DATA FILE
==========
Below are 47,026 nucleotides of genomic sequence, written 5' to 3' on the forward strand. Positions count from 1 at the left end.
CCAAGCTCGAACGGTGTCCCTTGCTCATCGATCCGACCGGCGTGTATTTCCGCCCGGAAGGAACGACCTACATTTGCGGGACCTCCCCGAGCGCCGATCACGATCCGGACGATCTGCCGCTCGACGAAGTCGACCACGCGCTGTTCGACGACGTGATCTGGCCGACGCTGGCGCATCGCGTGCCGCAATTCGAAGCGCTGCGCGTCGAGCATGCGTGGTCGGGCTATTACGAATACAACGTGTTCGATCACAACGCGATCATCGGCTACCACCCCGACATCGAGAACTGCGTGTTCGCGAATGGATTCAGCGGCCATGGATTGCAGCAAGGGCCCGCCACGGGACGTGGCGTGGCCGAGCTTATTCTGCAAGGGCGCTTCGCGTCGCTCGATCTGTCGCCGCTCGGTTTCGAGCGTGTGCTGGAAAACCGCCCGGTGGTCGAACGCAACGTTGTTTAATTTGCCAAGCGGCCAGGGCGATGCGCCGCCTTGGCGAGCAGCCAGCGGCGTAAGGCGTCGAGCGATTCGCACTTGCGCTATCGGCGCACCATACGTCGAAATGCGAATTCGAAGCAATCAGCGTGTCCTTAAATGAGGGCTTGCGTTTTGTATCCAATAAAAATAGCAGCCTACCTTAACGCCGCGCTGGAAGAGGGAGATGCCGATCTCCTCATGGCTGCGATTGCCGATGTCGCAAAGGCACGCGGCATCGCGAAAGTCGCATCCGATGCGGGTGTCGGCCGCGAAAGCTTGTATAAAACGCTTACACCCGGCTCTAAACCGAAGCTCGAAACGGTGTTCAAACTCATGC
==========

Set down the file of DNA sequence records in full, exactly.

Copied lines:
Below are 47,026 nucleotides of genomic sequence, written 5' to 3' on the forward strand. Positions count from 1 at the left end.
CCAAGCTCGAACGGTGTCCCTTGCTCATCGATCCGACCGGCGTGTATTTCCGCCCGGAAGGAACGACCTACATTTGCGGGACCTCCCCGAGCGCCGATCACGATCCGGACGATCTGCCGCTCGACGAAGTCGACCACGCGCTGTTCGACGACGTGATCTGGCCGACGCTGGCGCATCGCGTGCCGCAATTCGAAGCGCTGCGCGTCGAGCATGCGTGGTCGGGCTATTACGAATACAACGTGTTCGATCACAACGCGATCATCGGCTACCACCCCGACATCGAGAACTGCGTGTTCGCGAATGGATTCAGCGGCCATGGATTGCAGCAAGGGCCCGCCACGGGACGTGGCGTGGCCGAGCTTATTCTGCAAGGGCGCTTCGCGTCGCTCGATCTGTCGCCGCTCGGTTTCGAGCGTGTGCTGGAAAACCGCCCGGTGGTCGAACGCAACGTTGTTTAATTTGCCAAGCGGCCAGGGCGATGCGCCGCCTTGGCGAGCAGCCAGCGGCGTAAGGCGTCGAGCGATTCGCACTTGCGCTATCGGCGCACCATACGTCGAAATGCGAATTCGAAGCAATCAGCGTGTCCTTAAATGAGGGCTTGCGTTTTGTATCCAATAAAAATAGCAGCCTACCTTAACGCCGCGCTGGAAGAGGGAGATGCCGATCTCCTCATGGCTGCGATTGCCGATGTCGCAAAGGCACGCGGCATCGCGAAAGTCGCATCCGATGCGGGTGTCGGCCGCGAAAGCTTGTATAAAACGCTTACACCCGGCTCTAAACCGAAGCTCGAAACGGTGTTCAAACTCATGC